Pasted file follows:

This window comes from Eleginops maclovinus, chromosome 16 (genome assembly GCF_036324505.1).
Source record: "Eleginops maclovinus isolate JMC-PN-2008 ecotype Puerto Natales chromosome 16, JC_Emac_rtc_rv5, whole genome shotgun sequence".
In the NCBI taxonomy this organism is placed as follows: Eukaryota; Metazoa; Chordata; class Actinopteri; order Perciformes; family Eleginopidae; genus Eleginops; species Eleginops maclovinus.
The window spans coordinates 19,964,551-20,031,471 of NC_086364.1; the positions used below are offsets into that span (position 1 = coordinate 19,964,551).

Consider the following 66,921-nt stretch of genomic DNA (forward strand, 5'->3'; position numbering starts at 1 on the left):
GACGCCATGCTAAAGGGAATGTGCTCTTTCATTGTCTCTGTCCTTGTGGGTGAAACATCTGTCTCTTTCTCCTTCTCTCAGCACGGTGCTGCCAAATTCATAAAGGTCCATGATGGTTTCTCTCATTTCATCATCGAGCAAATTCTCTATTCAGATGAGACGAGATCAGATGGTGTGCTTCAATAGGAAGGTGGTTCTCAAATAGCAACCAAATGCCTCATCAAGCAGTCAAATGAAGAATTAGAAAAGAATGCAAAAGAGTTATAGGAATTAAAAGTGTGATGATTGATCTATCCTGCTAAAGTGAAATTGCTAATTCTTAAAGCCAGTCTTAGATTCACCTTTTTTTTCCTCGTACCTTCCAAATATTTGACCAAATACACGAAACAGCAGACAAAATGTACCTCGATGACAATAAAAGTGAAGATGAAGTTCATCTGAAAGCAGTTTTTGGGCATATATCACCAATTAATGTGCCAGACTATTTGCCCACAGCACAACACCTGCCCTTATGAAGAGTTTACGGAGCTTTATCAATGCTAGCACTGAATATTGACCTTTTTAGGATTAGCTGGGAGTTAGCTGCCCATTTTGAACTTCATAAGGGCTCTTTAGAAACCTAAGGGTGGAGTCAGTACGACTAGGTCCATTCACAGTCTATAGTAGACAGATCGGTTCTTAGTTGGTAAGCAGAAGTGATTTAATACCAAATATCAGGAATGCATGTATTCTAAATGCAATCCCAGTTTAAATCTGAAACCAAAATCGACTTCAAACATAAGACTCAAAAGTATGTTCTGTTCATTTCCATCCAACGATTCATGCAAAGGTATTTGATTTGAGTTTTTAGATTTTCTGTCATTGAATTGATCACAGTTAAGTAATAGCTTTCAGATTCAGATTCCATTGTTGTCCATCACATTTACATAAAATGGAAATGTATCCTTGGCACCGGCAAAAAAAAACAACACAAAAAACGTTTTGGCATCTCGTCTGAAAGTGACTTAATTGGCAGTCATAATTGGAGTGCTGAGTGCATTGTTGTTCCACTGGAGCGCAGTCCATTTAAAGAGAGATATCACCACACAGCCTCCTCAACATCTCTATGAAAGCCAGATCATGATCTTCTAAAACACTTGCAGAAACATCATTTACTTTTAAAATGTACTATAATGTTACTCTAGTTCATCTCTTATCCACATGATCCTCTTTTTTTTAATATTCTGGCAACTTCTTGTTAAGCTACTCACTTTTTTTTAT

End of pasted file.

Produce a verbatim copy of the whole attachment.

This window comes from Eleginops maclovinus, chromosome 16 (genome assembly GCF_036324505.1).
Source record: "Eleginops maclovinus isolate JMC-PN-2008 ecotype Puerto Natales chromosome 16, JC_Emac_rtc_rv5, whole genome shotgun sequence".
In the NCBI taxonomy this organism is placed as follows: Eukaryota; Metazoa; Chordata; class Actinopteri; order Perciformes; family Eleginopidae; genus Eleginops; species Eleginops maclovinus.
The window spans coordinates 19,964,551-20,031,471 of NC_086364.1; the positions used below are offsets into that span (position 1 = coordinate 19,964,551).

Consider the following 66,921-nt stretch of genomic DNA (forward strand, 5'->3'; position numbering starts at 1 on the left):
GACGCCATGCTAAAGGGAATGTGCTCTTTCATTGTCTCTGTCCTTGTGGGTGAAACATCTGTCTCTTTCTCCTTCTCTCAGCACGGTGCTGCCAAATTCATAAAGGTCCATGATGGTTTCTCTCATTTCATCATCGAGCAAATTCTCTATTCAGATGAGACGAGATCAGATGGTGTGCTTCAATAGGAAGGTGGTTCTCAAATAGCAACCAAATGCCTCATCAAGCAGTCAAATGAAGAATTAGAAAAGAATGCAAAAGAGTTATAGGAATTAAAAGTGTGATGATTGATCTATCCTGCTAAAGTGAAATTGCTAATTCTTAAAGCCAGTCTTAGATTCACCTTTTTTTTCCTCGTACCTTCCAAATATTTGACCAAATACACGAAACAGCAGACAAAATGTACCTCGATGACAATAAAAGTGAAGATGAAGTTCATCTGAAAGCAGTTTTTGGGCATATATCACCAATTAATGTGCCAGACTATTTGCCCACAGCACAACACCTGCCCTTATGAAGAGTTTACGGAGCTTTATCAATGCTAGCACTGAATATTGACCTTTTTAGGATTAGCTGGGAGTTAGCTGCCCATTTTGAACTTCATAAGGGCTCTTTAGAAACCTAAGGGTGGAGTCAGTACGACTAGGTCCATTCACAGTCTATAGTAGACAGATCGGTTCTTAGTTGGTAAGCAGAAGTGATTTAATACCAAATATCAGGAATGCATGTATTCTAAATGCAATCCCAGTTTAAATCTGAAACCAAAATCGACTTCAAACATAAGACTCAAAAGTATGTTCTGTTCATTTCCATCCAACGATTCATGCAAAGGTATTTGATTTGAGTTTTTAGATTTTCTGTCATTGAATTGATCACAGTTAAGTAATAGCTTTCAGATTCAGATTCCATTGTTGTCCATCACATTTACATAAAATGGAAATGTATCCTTGGCACCGGCAAAAAAAAACAACACAAAAAACGTTTTGGCATCTCGTCTGAAAGTGACTTAATTGGCAGTCATAATTGGAGTGCTGAGTGCATTGTTGTTCCACTGGAGCGCAGTCCATTTAAAGAGAGATATCACCACACAGCCTCCTCAACATCTCTATGAAAGCCAGATCATGATCTTCTAAAACACTTGCAGAAACATCATTTACTTTTAAAATGTACTATAATGTTACTCTAGTTCATCTCTTATCCACATGATCCTCTTTTTTTTAATATTCTGGCAACTTCTTGTTAAGCTACTCACTTTTTTTTAT